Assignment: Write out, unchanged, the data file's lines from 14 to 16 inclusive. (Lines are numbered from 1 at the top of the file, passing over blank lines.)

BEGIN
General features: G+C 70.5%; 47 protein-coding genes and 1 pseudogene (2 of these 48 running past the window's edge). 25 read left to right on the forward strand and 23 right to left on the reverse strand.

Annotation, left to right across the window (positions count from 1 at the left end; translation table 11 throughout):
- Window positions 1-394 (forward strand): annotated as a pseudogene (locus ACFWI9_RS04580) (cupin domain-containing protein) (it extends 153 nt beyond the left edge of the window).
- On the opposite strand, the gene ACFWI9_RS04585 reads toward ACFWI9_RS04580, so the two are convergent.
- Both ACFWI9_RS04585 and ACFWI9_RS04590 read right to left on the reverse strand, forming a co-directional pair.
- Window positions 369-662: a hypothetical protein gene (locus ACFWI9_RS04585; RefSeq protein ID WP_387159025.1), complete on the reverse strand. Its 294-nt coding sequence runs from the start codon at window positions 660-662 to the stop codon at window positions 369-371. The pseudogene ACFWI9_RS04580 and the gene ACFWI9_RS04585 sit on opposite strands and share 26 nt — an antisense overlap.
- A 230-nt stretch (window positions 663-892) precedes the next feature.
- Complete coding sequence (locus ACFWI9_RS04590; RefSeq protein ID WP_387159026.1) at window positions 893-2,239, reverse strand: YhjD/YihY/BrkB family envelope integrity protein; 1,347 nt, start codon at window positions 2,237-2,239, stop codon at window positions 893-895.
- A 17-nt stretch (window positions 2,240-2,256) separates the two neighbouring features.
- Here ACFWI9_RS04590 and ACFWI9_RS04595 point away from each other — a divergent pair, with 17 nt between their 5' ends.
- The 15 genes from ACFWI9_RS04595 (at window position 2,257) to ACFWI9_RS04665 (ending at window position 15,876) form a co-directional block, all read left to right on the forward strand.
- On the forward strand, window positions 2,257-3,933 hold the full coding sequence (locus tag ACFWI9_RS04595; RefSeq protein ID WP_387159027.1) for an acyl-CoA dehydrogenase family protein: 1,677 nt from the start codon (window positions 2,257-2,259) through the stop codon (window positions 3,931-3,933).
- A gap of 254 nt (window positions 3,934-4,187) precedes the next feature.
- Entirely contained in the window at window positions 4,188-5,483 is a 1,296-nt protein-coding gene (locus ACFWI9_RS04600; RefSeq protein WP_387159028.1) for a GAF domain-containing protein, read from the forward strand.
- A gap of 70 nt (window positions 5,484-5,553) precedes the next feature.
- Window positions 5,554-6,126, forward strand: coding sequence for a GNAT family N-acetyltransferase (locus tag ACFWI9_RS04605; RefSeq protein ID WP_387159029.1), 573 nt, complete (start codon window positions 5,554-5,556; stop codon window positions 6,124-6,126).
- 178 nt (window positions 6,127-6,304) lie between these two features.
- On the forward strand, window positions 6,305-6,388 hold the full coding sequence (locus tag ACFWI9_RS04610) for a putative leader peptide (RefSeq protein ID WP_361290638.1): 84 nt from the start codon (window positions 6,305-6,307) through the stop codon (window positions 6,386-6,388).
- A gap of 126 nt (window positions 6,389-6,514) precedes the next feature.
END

- Entirely contained in the window at window positions 4,188-5,483 is a 1,296-nt protein-coding gene (locus ACFWI9_RS04600; RefSeq protein WP_387159028.1) for a GAF domain-containing protein, read from the forward strand.
- A gap of 70 nt (window positions 5,484-5,553) precedes the next feature.
- Window positions 5,554-6,126, forward strand: coding sequence for a GNAT family N-acetyltransferase (locus tag ACFWI9_RS04605; RefSeq protein ID WP_387159029.1), 573 nt, complete (start codon window positions 5,554-5,556; stop codon window positions 6,124-6,126).